Attended LemurCon last weekend and had a great time playing all kinds of one shots. there’s plenty of blog fodder in the weekend, but I wanted to start with something a little unusual for round these parts; a board game.
Smart Party Founder Member Simon has been getting his board gaming groove on for quite a while now. He has a weekly club night dedicated to the things, and a healthy collection to call on. Between him and Smart Party Quartermaster G2 I doubt there’s many games they don’t have. We’ve traditionally used board games as fillers between RPG sessions, or for when the party isn’t at full muster. This time round I got to sit in on a game I’d never encountered before, Kingsburg.
Gaz ran Legend of the Five Rings for us at LemurCon this weekend. Here’s my comments, and for the purposes of this ‘blog, my thoughts on using Lo5R for one shots and Con games generally.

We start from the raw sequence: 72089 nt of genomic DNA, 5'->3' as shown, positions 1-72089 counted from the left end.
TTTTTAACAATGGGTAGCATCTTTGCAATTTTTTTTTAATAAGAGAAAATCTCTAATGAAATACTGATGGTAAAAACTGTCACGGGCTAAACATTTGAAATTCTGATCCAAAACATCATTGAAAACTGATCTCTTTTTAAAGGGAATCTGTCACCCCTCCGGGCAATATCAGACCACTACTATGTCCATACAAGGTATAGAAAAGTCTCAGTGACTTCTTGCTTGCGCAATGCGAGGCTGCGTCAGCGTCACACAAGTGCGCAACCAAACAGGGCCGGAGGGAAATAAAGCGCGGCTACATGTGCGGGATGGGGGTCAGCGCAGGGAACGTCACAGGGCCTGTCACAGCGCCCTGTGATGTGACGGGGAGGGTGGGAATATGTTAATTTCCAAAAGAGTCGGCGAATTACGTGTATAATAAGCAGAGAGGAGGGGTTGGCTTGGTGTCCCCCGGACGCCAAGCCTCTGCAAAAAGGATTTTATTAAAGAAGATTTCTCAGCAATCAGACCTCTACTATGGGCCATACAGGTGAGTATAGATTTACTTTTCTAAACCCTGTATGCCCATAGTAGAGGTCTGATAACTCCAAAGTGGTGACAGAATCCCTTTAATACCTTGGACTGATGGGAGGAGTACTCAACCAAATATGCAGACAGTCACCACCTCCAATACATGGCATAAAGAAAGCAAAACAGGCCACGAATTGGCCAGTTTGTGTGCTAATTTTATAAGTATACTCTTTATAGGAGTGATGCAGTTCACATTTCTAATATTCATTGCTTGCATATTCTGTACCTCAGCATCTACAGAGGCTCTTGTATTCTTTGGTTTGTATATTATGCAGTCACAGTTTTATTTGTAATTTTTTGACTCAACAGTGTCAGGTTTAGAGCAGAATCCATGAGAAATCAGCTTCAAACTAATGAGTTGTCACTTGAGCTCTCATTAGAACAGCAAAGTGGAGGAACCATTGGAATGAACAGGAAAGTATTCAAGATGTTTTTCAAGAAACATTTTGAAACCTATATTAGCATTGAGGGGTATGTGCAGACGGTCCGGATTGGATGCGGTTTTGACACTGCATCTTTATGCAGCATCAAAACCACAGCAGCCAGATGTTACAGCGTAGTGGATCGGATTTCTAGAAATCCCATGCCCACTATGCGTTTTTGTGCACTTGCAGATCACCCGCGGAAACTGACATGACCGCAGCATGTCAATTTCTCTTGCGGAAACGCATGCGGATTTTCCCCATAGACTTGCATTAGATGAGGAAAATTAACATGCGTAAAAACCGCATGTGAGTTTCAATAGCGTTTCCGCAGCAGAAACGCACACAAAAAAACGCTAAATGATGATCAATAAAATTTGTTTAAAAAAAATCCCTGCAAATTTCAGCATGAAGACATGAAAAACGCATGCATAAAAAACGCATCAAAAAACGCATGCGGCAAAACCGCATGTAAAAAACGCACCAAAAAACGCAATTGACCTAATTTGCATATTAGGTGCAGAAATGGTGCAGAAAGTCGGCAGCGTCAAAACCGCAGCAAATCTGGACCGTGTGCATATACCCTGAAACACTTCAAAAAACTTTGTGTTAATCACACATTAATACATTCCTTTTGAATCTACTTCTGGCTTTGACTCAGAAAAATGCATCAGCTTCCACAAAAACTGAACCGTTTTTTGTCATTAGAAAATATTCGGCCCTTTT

I’ve played Lo5R a few times now. Once at a Con actually, and I don’t remember much about it, but what I do remember wasn’t particularly noteworty. Gaz and Lemur are long-term fans, and I’ve always kept my ear to the ground about the game’s fortunes over the years. I actually bought 3rd edn last year just to try to get in on the action. Never really got much further than a decent skim of the text. I managed to snap up a copy of 1st edn on the lads’ recommendation recently (30p off ebay!) and I really liked what I saw. The art was great, the text accessible, a great example of a complete core book. I have to admit I’ve struggled with the setting before, my knowledge of feudal Japan is restricted to watching Shogun on TV years ago and reading the novel a while back. I’m more of a western fantasy kind of gamer to be honest.
All the above makes me what I’d consider to be a typical Con customer. Most players I’ve encountered tend to be interested, but not immersed in the game on offer. The real experts are in the minority and if anything, come from the GM’s home game and are there for moral support as much as anything else. How does the game fare then? I’m going to look at three aspects: the system, the setting, and finally the scenario, all from a one shot perspective.